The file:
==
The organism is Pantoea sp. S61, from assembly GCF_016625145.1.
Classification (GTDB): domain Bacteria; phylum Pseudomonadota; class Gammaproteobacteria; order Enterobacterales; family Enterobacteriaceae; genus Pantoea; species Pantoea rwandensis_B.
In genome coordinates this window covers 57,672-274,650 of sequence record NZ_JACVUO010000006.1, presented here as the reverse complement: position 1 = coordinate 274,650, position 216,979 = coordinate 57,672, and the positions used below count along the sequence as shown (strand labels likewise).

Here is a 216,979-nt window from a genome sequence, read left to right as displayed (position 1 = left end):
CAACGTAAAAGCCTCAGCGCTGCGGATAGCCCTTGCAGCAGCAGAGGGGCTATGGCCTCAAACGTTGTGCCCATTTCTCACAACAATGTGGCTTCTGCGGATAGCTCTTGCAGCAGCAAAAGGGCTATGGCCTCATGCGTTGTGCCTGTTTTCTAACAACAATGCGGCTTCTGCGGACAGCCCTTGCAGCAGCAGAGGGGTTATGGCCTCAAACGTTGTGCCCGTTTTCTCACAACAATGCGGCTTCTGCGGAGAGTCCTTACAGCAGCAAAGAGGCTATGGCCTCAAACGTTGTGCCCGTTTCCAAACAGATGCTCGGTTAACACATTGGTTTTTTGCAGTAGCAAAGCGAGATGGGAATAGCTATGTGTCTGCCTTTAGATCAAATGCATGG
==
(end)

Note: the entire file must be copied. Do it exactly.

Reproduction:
The organism is Pantoea sp. S61, from assembly GCF_016625145.1.
Classification (GTDB): domain Bacteria; phylum Pseudomonadota; class Gammaproteobacteria; order Enterobacterales; family Enterobacteriaceae; genus Pantoea; species Pantoea rwandensis_B.
In genome coordinates this window covers 57,672-274,650 of sequence record NZ_JACVUO010000006.1, presented here as the reverse complement: position 1 = coordinate 274,650, position 216,979 = coordinate 57,672, and the positions used below count along the sequence as shown (strand labels likewise).

Here is a 216,979-nt window from a genome sequence, read left to right as displayed (position 1 = left end):
CAACGTAAAAGCCTCAGCGCTGCGGATAGCCCTTGCAGCAGCAGAGGGGCTATGGCCTCAAACGTTGTGCCCATTTCTCACAACAATGTGGCTTCTGCGGATAGCTCTTGCAGCAGCAAAAGGGCTATGGCCTCATGCGTTGTGCCTGTTTTCTAACAACAATGCGGCTTCTGCGGACAGCCCTTGCAGCAGCAGAGGGGTTATGGCCTCAAACGTTGTGCCCGTTTTCTCACAACAATGCGGCTTCTGCGGAGAGTCCTTACAGCAGCAAAGAGGCTATGGCCTCAAACGTTGTGCCCGTTTCCAAACAGATGCTCGGTTAACACATTGGTTTTTTGCAGTAGCAAAGCGAGATGGGAATAGCTATGTGTCTGCCTTTAGATCAAATGCATGG